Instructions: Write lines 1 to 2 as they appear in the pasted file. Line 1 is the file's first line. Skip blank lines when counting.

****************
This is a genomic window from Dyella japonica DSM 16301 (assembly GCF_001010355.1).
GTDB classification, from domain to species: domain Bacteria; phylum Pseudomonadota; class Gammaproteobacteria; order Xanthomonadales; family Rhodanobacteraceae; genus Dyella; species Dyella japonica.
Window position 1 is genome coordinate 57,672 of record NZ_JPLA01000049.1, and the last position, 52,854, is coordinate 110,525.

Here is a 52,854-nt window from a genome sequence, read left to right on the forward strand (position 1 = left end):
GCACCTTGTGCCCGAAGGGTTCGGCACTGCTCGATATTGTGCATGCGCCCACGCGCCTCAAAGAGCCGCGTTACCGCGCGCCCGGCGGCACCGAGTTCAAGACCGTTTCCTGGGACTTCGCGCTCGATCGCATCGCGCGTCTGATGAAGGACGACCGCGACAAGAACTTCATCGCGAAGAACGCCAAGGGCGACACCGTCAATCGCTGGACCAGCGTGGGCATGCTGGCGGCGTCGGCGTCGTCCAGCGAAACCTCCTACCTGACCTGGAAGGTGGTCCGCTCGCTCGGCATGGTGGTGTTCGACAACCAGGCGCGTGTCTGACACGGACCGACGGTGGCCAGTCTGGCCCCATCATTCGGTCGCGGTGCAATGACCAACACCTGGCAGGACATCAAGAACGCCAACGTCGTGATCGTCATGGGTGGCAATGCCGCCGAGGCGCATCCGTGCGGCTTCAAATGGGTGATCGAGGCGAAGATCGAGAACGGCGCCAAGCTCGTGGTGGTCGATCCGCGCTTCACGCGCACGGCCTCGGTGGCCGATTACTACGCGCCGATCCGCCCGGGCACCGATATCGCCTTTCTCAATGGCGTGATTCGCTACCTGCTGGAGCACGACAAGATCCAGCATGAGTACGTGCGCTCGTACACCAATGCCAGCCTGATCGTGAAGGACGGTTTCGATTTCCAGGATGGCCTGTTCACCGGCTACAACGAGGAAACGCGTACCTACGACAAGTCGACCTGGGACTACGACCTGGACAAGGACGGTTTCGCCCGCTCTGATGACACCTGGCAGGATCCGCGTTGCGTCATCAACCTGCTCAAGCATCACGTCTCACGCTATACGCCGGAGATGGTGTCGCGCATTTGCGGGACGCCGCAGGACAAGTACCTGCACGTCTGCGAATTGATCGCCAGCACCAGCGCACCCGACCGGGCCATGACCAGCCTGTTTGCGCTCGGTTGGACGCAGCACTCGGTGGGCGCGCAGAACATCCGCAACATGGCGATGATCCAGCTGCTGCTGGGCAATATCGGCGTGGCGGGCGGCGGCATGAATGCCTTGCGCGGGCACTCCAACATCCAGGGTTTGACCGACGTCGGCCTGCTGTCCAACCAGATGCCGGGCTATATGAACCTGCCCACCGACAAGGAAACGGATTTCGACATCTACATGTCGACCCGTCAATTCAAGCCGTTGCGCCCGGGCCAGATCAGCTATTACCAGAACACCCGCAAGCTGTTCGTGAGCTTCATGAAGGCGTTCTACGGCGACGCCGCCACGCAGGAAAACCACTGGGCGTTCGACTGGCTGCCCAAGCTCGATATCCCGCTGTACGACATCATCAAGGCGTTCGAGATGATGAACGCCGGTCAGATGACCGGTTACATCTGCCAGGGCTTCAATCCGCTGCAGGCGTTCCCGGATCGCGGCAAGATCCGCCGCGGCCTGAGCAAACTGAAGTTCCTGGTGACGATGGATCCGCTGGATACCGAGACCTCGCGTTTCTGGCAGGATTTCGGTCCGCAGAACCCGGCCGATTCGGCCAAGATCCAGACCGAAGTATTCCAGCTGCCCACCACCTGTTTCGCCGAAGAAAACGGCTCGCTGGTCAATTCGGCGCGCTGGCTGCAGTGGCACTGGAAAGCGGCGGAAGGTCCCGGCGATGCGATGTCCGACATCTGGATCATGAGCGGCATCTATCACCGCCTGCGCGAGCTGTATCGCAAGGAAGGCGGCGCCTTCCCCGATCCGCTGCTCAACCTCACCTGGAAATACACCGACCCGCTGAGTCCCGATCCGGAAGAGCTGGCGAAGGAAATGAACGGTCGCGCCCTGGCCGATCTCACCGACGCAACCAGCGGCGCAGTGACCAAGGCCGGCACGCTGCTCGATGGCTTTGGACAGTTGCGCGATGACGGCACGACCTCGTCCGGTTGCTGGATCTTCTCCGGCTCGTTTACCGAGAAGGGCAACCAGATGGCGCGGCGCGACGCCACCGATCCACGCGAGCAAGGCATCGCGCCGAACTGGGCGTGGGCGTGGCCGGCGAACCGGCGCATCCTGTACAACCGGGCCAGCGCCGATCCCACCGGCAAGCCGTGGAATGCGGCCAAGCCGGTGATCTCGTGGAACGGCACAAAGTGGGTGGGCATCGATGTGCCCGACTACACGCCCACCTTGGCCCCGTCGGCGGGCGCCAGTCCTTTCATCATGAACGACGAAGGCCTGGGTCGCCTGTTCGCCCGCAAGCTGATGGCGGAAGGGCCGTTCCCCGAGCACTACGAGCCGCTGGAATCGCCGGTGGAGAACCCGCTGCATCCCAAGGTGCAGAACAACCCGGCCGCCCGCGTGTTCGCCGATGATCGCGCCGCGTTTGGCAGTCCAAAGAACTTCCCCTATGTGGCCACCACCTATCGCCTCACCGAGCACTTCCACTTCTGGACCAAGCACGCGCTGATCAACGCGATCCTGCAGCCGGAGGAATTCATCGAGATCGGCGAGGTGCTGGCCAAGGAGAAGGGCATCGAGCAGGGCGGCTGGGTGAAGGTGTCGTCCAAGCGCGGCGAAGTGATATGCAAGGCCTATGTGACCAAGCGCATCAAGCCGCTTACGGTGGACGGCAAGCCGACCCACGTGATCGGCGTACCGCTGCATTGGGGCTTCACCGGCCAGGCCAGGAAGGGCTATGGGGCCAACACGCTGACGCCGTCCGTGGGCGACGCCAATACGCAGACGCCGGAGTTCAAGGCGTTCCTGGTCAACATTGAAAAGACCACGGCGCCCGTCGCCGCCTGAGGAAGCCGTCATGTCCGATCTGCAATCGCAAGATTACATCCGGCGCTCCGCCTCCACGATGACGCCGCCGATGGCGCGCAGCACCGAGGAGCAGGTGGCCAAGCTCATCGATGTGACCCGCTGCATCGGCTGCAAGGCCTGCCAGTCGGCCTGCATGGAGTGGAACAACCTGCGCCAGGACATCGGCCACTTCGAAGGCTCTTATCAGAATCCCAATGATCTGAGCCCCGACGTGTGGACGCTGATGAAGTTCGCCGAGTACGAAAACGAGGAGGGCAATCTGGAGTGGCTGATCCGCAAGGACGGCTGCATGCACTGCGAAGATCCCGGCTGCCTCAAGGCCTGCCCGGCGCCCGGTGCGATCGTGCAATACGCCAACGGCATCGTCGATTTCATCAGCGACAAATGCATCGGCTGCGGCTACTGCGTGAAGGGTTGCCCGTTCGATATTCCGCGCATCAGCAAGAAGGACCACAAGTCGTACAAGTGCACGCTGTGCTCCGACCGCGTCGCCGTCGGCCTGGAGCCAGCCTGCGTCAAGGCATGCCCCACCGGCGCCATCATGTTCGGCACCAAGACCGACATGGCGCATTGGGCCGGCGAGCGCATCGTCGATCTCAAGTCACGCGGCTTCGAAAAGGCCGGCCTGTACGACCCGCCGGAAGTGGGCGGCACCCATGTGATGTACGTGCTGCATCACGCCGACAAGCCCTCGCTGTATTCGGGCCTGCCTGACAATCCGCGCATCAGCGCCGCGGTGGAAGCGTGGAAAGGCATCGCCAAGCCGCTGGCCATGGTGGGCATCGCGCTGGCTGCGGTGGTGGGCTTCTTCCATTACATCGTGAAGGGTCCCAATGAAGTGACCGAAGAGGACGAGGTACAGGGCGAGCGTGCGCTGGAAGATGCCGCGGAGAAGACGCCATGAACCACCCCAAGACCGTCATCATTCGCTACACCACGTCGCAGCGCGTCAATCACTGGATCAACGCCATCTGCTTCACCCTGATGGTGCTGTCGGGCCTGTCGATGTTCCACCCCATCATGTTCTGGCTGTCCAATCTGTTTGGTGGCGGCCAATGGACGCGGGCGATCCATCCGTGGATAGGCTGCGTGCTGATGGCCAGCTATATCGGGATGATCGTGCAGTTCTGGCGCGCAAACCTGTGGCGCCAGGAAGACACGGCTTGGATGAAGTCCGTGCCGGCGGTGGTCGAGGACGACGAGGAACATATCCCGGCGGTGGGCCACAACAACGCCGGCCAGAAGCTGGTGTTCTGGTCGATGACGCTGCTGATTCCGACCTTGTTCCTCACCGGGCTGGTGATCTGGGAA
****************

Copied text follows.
This is a genomic window from Dyella japonica DSM 16301 (assembly GCF_001010355.1).
GTDB classification, from domain to species: domain Bacteria; phylum Pseudomonadota; class Gammaproteobacteria; order Xanthomonadales; family Rhodanobacteraceae; genus Dyella; species Dyella japonica.